Completely innocent man, Michael Jordon, is drawn into a web of government secrets when a girl carrying a mysterious package gets into a taxi with him. When she's later murdered, Michael becomes the chief suspect and goes on the run.
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Mary Stuart Masterson
Architect Michael Jordan, a Chicago Architect, is New York on business. A beautiful stranger identifying herself as Janet Dunn, runs into the taxi cab he's using. He volunteers to put a package into the mailbox for her after she hastily addresses the envelope. Infatuated with her goes to see her at her hotel. She brushes him off and closes the door in his face. He is about to leave when he hears a shot. Janet opens the door and falls into his arms dead. Now everyone believes that he's the killer. A mysterious group that's after the package is now after him. His only ally is Kate Hellman, who has secrets of her own. To clear his name they have to find out what was in the package, who wants it and why.Written by
The movie was originally rated R by the MPAA (the Motion Picture Association of America) in the U.S., but upon appeal to the Classification and Rating Appeals Board by Columbia Pictures, the movie was re-rated and re-classified "PG". See more »
The chase through Madison Square Garden is supposed to happen in the summer of 1981, but the circus poster says the circus shows started Wednesday the 1st and ended Sunday the 31st. The only 1981 dates that correspond are April 1st to May 31st, which dates are all in the Spring. Also, the newspaper Pruitt was reading in the club was dated in August 1981. See more »
The main cast is identified at the end with a brief scene in which they were involved that freezes as the actor and character name is shown, except for Richard Widmark, who is credited over the scene of the exploding helicopter. See more »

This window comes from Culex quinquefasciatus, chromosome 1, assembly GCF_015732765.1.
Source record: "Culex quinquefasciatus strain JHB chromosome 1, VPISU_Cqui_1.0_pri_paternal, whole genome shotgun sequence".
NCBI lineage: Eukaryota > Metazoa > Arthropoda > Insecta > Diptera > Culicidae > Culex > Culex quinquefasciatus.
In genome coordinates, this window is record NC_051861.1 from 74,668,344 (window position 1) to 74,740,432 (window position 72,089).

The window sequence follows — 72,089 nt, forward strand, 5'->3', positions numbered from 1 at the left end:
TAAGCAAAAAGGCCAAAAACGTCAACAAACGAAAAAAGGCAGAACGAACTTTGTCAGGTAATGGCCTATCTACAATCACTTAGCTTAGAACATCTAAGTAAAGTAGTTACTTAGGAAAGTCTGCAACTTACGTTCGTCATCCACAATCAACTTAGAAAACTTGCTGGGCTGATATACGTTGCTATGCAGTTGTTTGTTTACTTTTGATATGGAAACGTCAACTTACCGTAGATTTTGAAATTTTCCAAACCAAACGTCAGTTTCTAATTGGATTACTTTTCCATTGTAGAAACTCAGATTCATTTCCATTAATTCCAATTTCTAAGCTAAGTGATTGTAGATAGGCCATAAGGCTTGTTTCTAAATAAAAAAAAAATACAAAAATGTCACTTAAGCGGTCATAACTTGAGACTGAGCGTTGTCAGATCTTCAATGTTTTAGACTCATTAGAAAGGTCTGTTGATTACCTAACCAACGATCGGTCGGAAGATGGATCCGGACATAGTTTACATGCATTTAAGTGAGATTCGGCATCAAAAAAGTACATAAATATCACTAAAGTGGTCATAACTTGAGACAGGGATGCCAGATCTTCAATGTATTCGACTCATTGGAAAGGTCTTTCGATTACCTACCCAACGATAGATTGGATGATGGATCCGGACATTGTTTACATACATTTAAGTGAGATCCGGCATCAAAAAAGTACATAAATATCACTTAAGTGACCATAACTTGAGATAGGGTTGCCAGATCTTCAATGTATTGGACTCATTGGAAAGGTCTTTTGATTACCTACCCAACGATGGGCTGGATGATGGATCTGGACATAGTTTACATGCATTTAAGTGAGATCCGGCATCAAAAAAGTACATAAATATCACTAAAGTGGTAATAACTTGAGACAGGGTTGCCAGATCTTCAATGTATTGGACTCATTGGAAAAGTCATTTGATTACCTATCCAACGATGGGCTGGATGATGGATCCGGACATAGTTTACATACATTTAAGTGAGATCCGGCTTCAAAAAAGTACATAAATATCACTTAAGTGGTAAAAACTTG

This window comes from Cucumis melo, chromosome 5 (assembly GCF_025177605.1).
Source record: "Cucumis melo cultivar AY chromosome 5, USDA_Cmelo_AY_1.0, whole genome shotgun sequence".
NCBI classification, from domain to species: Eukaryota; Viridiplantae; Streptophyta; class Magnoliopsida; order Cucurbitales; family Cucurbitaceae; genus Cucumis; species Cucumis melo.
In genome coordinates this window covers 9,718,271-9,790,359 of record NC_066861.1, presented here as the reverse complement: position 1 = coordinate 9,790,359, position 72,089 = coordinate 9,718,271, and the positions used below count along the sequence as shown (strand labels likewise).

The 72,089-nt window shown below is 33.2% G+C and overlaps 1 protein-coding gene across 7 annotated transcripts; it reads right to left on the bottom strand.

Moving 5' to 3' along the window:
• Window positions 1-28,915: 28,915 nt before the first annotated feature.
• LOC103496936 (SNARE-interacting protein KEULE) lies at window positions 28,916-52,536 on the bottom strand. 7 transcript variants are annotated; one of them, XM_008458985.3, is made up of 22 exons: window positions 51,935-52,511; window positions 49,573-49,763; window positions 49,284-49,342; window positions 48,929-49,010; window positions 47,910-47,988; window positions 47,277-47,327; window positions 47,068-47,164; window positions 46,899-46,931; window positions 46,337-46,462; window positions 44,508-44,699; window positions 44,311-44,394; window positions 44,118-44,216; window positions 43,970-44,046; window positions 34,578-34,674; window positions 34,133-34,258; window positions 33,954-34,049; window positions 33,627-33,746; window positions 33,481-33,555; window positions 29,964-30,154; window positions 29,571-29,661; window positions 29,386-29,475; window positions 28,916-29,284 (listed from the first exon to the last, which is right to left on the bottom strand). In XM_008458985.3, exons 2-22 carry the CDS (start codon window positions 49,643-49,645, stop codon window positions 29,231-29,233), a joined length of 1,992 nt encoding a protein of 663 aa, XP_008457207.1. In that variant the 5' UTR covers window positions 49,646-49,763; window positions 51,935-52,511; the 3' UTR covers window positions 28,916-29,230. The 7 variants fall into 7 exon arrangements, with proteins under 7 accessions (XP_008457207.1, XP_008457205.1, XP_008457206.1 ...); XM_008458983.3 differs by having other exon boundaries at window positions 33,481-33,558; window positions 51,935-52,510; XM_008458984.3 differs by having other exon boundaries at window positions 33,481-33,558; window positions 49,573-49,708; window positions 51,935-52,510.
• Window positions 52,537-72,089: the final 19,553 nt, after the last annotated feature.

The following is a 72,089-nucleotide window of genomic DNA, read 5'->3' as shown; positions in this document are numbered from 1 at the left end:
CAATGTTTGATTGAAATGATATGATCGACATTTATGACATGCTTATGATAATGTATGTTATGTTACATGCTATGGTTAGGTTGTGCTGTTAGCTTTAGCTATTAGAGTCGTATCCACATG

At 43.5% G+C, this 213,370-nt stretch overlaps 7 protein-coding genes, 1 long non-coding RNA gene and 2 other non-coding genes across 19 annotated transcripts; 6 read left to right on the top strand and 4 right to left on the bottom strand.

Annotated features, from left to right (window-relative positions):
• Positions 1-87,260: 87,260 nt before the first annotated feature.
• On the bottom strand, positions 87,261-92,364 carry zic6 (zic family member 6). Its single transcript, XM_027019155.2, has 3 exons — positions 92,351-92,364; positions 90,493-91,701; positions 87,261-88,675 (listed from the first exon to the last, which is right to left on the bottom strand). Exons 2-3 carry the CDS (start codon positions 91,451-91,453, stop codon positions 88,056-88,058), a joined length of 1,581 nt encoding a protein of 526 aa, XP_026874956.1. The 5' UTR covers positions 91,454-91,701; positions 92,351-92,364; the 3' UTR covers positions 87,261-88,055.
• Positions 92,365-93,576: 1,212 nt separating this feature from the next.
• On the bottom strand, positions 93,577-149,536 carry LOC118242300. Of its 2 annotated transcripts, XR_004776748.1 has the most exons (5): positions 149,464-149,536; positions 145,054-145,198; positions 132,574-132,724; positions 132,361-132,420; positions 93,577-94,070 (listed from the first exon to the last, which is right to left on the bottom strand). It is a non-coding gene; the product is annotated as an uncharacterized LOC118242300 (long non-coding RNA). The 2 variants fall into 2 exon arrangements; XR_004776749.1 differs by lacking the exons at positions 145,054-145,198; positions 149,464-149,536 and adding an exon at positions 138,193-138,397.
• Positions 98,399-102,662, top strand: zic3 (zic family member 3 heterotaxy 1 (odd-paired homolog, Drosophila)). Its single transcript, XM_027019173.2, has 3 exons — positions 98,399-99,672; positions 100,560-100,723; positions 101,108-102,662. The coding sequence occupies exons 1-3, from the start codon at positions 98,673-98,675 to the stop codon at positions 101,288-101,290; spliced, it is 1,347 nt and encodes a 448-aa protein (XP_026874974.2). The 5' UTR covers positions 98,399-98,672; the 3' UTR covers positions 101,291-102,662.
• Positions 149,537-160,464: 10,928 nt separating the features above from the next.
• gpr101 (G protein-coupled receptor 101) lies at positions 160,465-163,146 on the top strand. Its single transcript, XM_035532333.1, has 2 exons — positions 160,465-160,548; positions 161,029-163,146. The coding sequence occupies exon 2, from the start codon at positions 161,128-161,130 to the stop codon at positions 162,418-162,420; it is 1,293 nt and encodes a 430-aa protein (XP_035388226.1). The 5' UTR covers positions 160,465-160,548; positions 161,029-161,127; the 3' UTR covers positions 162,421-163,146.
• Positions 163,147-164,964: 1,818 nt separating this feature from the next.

Gene Wilder plays the amusingly named Michael Jordon, an architect from Chicago, in this comedy / thriller. Jordon is an innocent guy who gets swept into big time trouble after sharing a cab with an operative named Janet Dunn (Kathleen Quinlan), who's being pursued by traitorous American thugs. They desperately want their hands on a valuable computer tape, and will do anything to get it. Wilder's real-life love Gilda Radner plays the young woman eager to help him out, and she has her own reason for doing so, although he won't be aware of this for a while. Not only are these spies out to get him, but the cops in NYC assume him to be a killer. (When WILL innocent movie characters learn not to pick up murder weapons?) Knowing that "Hanky Panky" was originally intended as a reunion of director Sidney Poitier and actors Gene Wilder and Richard Pryor (after "Stir Crazy") makes one wonder what could have been, as the comedy fireworks would certainly have been even greater. As it is, Wilder and Radner (who's cute and adorable) do have an energetic chemistry. The movie itself is pretty entertaining and energetic itself, moving along very well and offering up some good action sequences; Poitier does a nice job with the material. The movie actually takes itself rather seriously much of the time, but there are still some good comedy moments, especially when Michael steals a tuxedo and, while aboard a bus, realizes it belonged to a magician, and the sequence with a sickly airplane pilot where Michael has to take the controls. Suffice it to say, there aren't many people who can freak out as well as Gene Wilder. "Hanky Panky" finds him in fine form, and the supporting cast features a slew of recognizable and reliable actors. Richard Widmark, as the chief heavy, shows that he still had great villainous presence on screen, well into his 60s. Also appearing are Robert Prosky, Josef Sommer, Johnny Sekka, Jay O. Sanders, and character actors Pat Corley, James Tolkan, Beau Starr, Frankie Faison, Larry Pine, William Sadler, and Victor Argo in small roles. This is of course no "North by Northwest", but it's not bad at all, either, remaining agreeable entertainment for a lively 108 minutes. At the least, it's worth noting that this is where Wilder and Radner met. Seven out of 10.
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